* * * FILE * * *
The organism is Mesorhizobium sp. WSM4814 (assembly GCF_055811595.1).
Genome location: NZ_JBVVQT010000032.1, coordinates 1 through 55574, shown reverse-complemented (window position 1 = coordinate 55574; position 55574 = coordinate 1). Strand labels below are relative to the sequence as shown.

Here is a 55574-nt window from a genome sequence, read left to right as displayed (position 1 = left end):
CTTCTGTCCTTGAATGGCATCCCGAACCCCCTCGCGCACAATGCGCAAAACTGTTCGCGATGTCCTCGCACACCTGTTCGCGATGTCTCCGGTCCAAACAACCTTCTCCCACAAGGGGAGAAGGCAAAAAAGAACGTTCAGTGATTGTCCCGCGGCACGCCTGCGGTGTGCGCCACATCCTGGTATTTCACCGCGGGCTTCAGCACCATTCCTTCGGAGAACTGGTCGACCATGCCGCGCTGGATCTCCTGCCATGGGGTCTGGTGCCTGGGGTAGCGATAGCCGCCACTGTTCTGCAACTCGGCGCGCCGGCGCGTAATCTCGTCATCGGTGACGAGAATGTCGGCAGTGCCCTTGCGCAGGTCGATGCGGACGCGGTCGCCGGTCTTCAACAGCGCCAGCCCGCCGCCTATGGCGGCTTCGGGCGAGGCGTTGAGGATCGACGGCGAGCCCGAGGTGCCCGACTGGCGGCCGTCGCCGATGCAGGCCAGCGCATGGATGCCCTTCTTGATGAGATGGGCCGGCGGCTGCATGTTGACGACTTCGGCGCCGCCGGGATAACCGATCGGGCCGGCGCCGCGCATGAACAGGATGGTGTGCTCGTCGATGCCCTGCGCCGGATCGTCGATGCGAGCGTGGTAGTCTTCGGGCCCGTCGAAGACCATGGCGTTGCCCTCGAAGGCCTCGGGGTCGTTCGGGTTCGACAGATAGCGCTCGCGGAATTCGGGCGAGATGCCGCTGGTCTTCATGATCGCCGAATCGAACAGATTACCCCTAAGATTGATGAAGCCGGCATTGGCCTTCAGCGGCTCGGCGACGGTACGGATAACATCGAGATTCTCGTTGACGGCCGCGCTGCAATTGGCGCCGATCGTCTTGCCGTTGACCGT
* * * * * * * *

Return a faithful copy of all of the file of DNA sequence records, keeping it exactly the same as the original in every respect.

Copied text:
The organism is Mesorhizobium sp. WSM4814 (assembly GCF_055811595.1).
Genome location: NZ_JBVVQT010000032.1, coordinates 1 through 55574, shown reverse-complemented (window position 1 = coordinate 55574; position 55574 = coordinate 1). Strand labels below are relative to the sequence as shown.

Here is a 55574-nt window from a genome sequence, read left to right as displayed (position 1 = left end):
CTTCTGTCCTTGAATGGCATCCCGAACCCCCTCGCGCACAATGCGCAAAACTGTTCGCGATGTCCTCGCACACCTGTTCGCGATGTCTCCGGTCCAAACAACCTTCTCCCACAAGGGGAGAAGGCAAAAAAGAACGTTCAGTGATTGTCCCGCGGCACGCCTGCGGTGTGCGCCACATCCTGGTATTTCACCGCGGGCTTCAGCACCATTCCTTCGGAGAACTGGTCGACCATGCCGCGCTGGATCTCCTGCCATGGGGTCTGGTGCCTGGGGTAGCGATAGCCGCCACTGTTCTGCAACTCGGCGCGCCGGCGCGTAATCTCGTCATCGGTGACGAGAATGTCGGCAGTGCCCTTGCGCAGGTCGATGCGGACGCGGTCGCCGGTCTTCAACAGCGCCAGCCCGCCGCCTATGGCGGCTTCGGGCGAGGCGTTGAGGATCGACGGCGAGCCCGAGGTGCCCGACTGGCGGCCGTCGCCGATGCAGGCCAGCGCATGGATGCCCTTCTTGATGAGATGGGCCGGCGGCTGCATGTTGACGACTTCGGCGCCGCCGGGATAACCGATCGGGCCGGCGCCGCGCATGAACAGGATGGTGTGCTCGTCGATGCCCTGCGCCGGATCGTCGATGCGAGCGTGGTAGTCTTCGGGCCCGTCGAAGACCATGGCGTTGCCCTCGAAGGCCTCGGGGTCGTTCGGGTTCGACAGATAGCGCTCGCGGAATTCGGGCGAGATGCCGCTGGTCTTCATGATCGCCGAATCGAACAGATTACCCCTAAGATTGATGAAGCCGGCATTGGCCTTCAGCGGCTCGGCGACGGTACGGATAACATCGAGATTCTCGTTGACGGCCGCGCTGCAATTGGCGCCGATCGTCTTGCCGTTGACCGT